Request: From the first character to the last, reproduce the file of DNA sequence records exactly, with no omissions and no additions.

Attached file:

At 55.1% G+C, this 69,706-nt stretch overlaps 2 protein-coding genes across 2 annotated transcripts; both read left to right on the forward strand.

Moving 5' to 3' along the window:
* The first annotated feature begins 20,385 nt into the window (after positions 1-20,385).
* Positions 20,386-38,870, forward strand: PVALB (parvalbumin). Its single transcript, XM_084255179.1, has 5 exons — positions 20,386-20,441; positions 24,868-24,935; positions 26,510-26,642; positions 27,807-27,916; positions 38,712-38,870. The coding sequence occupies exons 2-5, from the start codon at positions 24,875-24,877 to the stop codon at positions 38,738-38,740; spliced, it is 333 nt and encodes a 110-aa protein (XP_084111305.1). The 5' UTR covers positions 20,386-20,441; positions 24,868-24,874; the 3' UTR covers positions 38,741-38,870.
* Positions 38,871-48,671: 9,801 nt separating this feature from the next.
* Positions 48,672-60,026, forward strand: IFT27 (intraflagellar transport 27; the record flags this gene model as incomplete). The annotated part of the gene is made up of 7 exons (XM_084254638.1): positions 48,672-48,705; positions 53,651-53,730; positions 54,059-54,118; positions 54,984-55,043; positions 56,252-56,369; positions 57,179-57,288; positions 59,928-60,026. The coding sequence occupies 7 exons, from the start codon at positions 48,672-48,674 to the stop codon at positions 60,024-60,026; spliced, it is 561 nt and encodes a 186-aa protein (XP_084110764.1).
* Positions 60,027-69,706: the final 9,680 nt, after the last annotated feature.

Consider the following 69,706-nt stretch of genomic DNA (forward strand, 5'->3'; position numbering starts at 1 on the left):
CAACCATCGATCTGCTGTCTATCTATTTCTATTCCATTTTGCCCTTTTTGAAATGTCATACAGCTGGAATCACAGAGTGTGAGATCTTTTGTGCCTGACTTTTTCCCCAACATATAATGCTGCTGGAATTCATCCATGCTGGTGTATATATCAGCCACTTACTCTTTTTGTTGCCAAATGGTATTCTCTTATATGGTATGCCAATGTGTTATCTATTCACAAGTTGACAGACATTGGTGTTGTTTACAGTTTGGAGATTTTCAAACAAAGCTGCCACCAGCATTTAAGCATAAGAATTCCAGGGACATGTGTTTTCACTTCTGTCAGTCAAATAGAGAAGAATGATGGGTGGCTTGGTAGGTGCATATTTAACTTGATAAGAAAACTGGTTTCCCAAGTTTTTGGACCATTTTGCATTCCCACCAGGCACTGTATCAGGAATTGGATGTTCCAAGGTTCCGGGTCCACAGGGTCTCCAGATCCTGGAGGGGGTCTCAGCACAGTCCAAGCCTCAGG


At 55.1% G+C, this 69,706-nt stretch overlaps 2 protein-coding genes across 2 annotated transcripts; both read left to right on the forward strand.

Moving 5' to 3' along the window:
* The first annotated feature begins 20,385 nt into the window (after positions 1-20,385).
* Positions 20,386-38,870, forward strand: PVALB (parvalbumin). Its single transcript, XM_084255179.1, has 5 exons — positions 20,386-20,441; positions 24,868-24,935; positions 26,510-26,642; positions 27,807-27,916; positions 38,712-38,870. The coding sequence occupies exons 2-5, from the start codon at positions 24,875-24,877 to the stop codon at positions 38,738-38,740; spliced, it is 333 nt and encodes a 110-aa protein (XP_084111305.1). The 5' UTR covers positions 20,386-20,441; positions 24,868-24,874; the 3' UTR covers positions 38,741-38,870.
* Positions 38,871-48,671: 9,801 nt separating this feature from the next.
* Positions 48,672-60,026, forward strand: IFT27 (intraflagellar transport 27; the record flags this gene model as incomplete). The annotated part of the gene is made up of 7 exons (XM_084254638.1): positions 48,672-48,705; positions 53,651-53,730; positions 54,059-54,118; positions 54,984-55,043; positions 56,252-56,369; positions 57,179-57,288; positions 59,928-60,026. The coding sequence occupies 7 exons, from the start codon at positions 48,672-48,674 to the stop codon at positions 60,024-60,026; spliced, it is 561 nt and encodes a 186-aa protein (XP_084110764.1).
* Positions 60,027-69,706: the final 9,680 nt, after the last annotated feature.

Consider the following 69,706-nt stretch of genomic DNA (forward strand, 5'->3'; position numbering starts at 1 on the left):
CAACCATCGATCTGCTGTCTATCTATTTCTATTCCATTTTGCCCTTTTTGAAATGTCATACAGCTGGAATCACAGAGTGTGAGATCTTTTGTGCCTGACTTTTTCCCCAACATATAATGCTGCTGGAATTCATCCATGCTGGTGTATATATCAGCCACTTACTCTTTTTGTTGCCAAATGGTATTCTCTTATATGGTATGCCAATGTGTTATCTATTCACAAGTTGACAGACATTGGTGTTGTTTACAGTTTGGAGATTTTCAAACAAAGCTGCCACCAGCATTTAAGCATAAGAATTCCAGGGACATGTGTTTTCACTTCTGTCAGTCAAATAGAGAAGAATGATGGGTGGCTTGGTAGGTGCATATTTAACTTGATAAGAAAACTGGTTTCCCAAGTTTTTGGACCATTTTGCATTCCCACCAGGCACTGTATCAGGAATTGGATGTTCCAAGGTTCCGGGTCCACAGGGTCTCCAGATCCTGGAGGGGGTCTCAGCACAGTCCAAGCCTCAGG